In this scenario we will base the schedule on the governing metal thickness (GMT– the thinnest outside sheet) , which is 1mm. For simplicity there was a chart readily available at 0.045 in material, which is 1.15mm.
This AWS C1.1 schedule calls for a 1/4inch weld face, 750 lbs force and 13000 amperes for 11 cycles.
Since the materials are dissimilar in thickness adjustments will need to be made to balance the heat and get the nugget to form evenly at the interface. This heat balancing is done with electrode face changes or electrode material changes. One wants to cool the thick side to move the nugget toward the thin material. Or you can heat the thin sheet.
For additional information see article:
WHAT IS POOR HEAT BALANCE IN RESISTANCE WELDING
Reference: AWS C1.1 Recommended Practices For Resistance Welding
All spot welding electrodes wear in the same manner. They mushroom - The nose diameter grows larger with use.
SEVERE MUSHROOMED ELECTRODE
The mushrooming does not change the schedule or settings of the welder but it does change the path the current takes into the part. The contact surface area grows as the electrode face grows. Therefor the same current is spread over a larger area and the weld zone is not as concentrated and cools down. The current density has reduced. With time the weld strength reduces and will fail to meet quality standards unless corrective measures are taken. The chart below demonstrates the change in electrode face versus current requirements.
There are two methods to correct for this wear. One is to use the control to make regular increases in the current to match the face increase in size. The amount and frequency of these changes is developed by trial and error. If is usually a couple of amps each weld or several amps every 50 or 100 welds.
The other method is to dress (remachine) the electrode face back to the original diameter before it is too large. Then continue to weld. This can be done on the machine with automatic or hand dressers or remove and replace the worn electrode and reface on a lathe to return later to the weld line.
For additional information read Articles:
HOW DO I DETERMINE A TIP DRESSING FREQUENCY OR PROGRAM FOR A SPOT WELDING ELECDTRODE?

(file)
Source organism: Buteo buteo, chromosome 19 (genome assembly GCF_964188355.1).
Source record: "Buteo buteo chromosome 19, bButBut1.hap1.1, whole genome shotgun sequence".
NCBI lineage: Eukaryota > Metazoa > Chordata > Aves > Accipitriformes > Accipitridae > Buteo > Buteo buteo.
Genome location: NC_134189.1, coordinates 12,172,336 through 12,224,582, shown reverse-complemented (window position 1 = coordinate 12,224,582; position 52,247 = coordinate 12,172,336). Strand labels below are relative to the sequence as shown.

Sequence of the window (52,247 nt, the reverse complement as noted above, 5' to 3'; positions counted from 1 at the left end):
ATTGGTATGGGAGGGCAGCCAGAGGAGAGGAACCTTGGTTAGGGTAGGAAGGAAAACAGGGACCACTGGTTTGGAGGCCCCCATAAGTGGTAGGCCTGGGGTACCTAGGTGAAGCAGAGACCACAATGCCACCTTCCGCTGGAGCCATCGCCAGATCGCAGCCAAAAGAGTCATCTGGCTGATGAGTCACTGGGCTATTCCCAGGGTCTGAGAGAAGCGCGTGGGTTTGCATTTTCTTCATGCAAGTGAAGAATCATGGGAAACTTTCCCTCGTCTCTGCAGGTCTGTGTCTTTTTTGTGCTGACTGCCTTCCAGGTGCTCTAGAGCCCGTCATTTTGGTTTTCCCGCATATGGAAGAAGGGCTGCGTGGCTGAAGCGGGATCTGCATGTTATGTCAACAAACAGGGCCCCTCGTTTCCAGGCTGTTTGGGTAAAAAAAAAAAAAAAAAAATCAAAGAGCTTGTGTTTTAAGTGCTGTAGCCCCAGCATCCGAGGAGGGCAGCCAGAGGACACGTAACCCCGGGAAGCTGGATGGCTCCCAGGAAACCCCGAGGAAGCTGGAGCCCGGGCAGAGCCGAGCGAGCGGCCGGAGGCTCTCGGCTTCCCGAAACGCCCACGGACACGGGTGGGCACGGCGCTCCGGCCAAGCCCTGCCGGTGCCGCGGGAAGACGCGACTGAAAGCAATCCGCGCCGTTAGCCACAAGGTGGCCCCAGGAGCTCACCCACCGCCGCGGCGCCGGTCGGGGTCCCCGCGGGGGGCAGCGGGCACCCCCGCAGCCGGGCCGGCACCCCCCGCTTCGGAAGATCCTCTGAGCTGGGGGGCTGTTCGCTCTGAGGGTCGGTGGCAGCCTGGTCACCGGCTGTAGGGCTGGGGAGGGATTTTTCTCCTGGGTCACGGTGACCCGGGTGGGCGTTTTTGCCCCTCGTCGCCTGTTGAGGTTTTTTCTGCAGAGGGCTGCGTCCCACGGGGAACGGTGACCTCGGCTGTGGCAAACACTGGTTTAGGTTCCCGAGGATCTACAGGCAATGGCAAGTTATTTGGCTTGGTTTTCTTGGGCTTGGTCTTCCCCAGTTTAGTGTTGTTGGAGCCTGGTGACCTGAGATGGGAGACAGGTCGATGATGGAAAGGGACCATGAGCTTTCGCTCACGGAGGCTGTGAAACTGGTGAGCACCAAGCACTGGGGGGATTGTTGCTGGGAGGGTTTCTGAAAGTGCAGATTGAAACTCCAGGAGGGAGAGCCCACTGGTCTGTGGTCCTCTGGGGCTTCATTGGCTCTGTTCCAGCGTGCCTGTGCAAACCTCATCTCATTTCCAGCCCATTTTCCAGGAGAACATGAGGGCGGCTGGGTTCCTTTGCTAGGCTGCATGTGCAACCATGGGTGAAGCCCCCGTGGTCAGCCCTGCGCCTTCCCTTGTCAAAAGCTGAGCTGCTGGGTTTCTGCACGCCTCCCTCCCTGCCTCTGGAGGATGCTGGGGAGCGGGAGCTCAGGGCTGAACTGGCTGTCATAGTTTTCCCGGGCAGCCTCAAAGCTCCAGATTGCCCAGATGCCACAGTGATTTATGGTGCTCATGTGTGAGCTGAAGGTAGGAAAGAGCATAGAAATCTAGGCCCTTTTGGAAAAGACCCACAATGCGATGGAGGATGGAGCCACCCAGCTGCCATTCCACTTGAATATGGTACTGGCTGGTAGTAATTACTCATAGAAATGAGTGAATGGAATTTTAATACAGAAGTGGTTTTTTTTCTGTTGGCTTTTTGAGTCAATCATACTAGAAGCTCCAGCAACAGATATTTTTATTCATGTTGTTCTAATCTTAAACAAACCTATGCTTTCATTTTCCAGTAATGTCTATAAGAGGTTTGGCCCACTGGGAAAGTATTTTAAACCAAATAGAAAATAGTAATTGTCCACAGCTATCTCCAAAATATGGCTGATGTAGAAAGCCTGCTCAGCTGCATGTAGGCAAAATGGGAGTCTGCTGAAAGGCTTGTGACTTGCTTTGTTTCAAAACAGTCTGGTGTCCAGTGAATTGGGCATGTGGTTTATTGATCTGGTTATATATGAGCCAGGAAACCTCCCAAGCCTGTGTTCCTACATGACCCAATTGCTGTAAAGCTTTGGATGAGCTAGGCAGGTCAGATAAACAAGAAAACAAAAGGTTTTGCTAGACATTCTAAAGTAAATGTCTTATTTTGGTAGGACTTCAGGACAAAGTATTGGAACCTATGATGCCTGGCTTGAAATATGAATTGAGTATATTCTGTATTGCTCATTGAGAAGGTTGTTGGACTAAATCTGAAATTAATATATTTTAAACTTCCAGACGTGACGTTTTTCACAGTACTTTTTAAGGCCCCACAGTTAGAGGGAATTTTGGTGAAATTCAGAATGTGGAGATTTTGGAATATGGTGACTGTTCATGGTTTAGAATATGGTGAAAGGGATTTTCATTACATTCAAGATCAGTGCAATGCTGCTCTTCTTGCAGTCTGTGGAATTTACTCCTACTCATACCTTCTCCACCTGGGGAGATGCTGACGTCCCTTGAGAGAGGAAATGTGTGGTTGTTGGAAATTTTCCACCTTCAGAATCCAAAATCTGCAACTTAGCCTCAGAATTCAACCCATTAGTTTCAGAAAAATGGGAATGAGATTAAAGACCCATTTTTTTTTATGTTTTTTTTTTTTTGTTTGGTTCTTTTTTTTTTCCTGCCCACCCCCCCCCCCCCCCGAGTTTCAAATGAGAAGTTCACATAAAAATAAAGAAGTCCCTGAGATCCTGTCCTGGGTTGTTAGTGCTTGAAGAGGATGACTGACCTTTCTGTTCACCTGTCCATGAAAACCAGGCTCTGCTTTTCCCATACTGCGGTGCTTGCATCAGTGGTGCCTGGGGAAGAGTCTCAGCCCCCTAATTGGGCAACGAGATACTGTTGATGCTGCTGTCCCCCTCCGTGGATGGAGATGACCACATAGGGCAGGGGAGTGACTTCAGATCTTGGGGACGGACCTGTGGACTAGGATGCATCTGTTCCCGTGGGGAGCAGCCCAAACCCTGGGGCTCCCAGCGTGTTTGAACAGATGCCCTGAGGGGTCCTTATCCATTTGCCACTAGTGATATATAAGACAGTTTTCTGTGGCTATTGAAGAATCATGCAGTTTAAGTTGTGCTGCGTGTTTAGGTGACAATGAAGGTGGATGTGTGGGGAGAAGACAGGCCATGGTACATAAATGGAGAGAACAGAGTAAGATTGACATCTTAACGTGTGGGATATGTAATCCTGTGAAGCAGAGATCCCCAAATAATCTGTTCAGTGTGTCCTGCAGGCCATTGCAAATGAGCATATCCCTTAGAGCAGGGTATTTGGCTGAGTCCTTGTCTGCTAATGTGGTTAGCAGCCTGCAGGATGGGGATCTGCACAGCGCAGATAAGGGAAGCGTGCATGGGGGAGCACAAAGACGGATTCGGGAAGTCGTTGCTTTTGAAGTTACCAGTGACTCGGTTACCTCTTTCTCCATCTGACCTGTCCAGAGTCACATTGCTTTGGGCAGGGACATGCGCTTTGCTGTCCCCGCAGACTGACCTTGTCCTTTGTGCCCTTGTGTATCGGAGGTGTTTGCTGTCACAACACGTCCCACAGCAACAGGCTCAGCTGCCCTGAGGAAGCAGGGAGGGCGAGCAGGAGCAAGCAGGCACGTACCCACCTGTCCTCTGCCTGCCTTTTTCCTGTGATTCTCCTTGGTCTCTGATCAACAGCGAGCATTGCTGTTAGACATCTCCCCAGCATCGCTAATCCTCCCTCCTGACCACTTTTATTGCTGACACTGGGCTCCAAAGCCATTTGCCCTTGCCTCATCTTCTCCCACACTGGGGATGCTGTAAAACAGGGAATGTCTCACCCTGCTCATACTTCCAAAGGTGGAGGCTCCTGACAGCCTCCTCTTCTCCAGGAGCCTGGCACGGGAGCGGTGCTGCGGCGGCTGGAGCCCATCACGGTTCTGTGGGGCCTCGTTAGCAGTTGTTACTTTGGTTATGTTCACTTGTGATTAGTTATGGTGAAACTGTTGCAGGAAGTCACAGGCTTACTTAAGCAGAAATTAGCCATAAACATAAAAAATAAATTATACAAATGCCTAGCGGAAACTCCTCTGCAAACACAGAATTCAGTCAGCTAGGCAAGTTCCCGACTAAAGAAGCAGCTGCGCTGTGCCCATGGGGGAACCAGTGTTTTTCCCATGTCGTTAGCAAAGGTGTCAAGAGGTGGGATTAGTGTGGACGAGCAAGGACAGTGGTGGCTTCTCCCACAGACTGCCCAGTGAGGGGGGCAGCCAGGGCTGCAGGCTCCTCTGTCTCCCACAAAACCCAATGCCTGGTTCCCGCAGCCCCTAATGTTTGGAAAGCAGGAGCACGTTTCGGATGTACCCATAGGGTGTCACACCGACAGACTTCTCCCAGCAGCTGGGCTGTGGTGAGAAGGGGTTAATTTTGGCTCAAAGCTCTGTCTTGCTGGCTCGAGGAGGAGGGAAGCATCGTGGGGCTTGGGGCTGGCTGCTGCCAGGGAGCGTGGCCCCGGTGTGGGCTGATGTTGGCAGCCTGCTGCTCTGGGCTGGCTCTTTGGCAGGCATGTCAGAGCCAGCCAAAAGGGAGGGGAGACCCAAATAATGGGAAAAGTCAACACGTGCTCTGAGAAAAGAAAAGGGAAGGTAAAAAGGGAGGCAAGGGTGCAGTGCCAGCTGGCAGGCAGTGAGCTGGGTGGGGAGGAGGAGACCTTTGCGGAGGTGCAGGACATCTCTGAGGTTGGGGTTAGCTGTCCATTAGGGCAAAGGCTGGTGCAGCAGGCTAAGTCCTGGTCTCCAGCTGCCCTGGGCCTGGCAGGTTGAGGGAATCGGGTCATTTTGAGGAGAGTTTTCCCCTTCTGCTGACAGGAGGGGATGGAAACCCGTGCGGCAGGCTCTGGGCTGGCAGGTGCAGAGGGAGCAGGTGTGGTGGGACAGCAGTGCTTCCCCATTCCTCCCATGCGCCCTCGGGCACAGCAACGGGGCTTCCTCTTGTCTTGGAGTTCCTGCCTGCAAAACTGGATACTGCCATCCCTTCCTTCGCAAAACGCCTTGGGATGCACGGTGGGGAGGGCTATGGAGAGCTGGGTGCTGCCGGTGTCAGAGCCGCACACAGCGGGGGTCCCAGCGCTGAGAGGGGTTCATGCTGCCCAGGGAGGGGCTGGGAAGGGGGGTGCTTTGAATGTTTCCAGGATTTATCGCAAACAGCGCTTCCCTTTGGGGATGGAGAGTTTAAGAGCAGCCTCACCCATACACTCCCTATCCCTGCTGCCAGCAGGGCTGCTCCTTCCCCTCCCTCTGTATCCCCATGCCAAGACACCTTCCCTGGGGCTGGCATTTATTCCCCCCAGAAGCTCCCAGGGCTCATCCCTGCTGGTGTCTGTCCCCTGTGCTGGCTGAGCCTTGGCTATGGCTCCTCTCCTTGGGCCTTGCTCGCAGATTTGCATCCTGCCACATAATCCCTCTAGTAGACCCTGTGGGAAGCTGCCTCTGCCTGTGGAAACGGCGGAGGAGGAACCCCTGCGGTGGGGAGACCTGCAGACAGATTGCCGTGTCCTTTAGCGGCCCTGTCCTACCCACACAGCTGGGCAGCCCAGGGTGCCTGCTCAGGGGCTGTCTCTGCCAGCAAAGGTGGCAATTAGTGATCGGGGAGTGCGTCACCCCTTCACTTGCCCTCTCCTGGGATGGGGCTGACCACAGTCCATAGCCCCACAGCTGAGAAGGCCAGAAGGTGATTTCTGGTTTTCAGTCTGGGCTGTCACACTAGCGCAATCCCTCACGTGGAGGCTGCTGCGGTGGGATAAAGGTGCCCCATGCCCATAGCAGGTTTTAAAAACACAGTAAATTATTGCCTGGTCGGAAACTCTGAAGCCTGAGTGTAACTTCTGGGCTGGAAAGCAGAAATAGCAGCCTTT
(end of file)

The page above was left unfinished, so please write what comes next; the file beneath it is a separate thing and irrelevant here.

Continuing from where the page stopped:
ON THIS SITE SEARCH FOR “DRESS”
Reference: RWMA – Resistance Welding Manual, 4th Edition
Pressure is one of the major component of the welding process Pressure, Current & Time (PCT). In most weld schedules pressure is called out as a force value. Pressure is this same value as force but applied to the surface area of the electrode contact face. See the article - How are force and pressure related?
Pressure is important because it provides the necessary mechanical force holding the two or more surfaces together during the welding sequence. This insures a good current path and contains the molten metal that may form to prevent expulsion. During the hold/solidification sequence the pressure/force provides a forging action which can strengthen the weld nugget.
Additionally changes in the force value up or down can change the heat generated in the part due to the change in the contact resistance. For example more force means better contact and more current flow. This can create or reduce electrode face wear or sticking and shift heat balance. Indentation can also be altered. The opposite can be done with less force.
When seam welding a lap seam or a mash seam weld just as in a spot weld generally some amount of material is displaced along the edge of the wheel as it travels along the material. The amount and shape of this material or weld flash could be of sufficient amount to be considered a burr. The material we are talking about is the same material formed around the nose of a spot weld electrode as it welds. All resistance welds seam or spot can leave some deformed material around the periphery of the weld zone. This upset or forging contributes to the strength of the weld. Generally this is not enough to be called a burr but in some cases the indentation could be cosmetically offensive if the surface were to be subsequently painted or were in a very visible location like the hood of a car. Product designers avoid welds in these locations.
Where seam welds generate visible indentations or slight raised areas which are not desired, they can be treated as cosmetic welds. The weld schedule and electrodes, in this case weld wheels are selected to reduce the amount of heating and expulsion on the side of the part where the marking or burr condition is not wanted. The wheel weld face might be increased. The force may be increased. This reduces contact resistance and surface heating. Adjustments to current and weld speed can be made. All of these would be made with the intent of reducing the surface heat and amount of material being expelled or pushed out during the welding process.
Medium frequency systems can vary from 600 – 4000 Hz frequency. Most resistance welding systems are manufactured in the 1000 Hz range. Mid frequency welding can offer many advantages including weight reduction, power reduction and cycle refinement. So one might ask would more than 1000 Hz be better. At this time there are a few applications resistance welding applications using frequencies approaching 2000 Hz. The use of these higher frequency appears designed to take advantage of additional equipment weight reductions realized on some sizes.
Units at all of these frequencies would offer weight reductions, power savings and the cycle refinement expected with mid frequency resistance welding.
At this time for economic reasons the preponderance of business remains at 1000 Hz.
Units at higher mid frequencies above 2000 Hz may be in the market but are not know to the author at this time.
Reference: RWMA - Resistance Welding Manual 4th Edition
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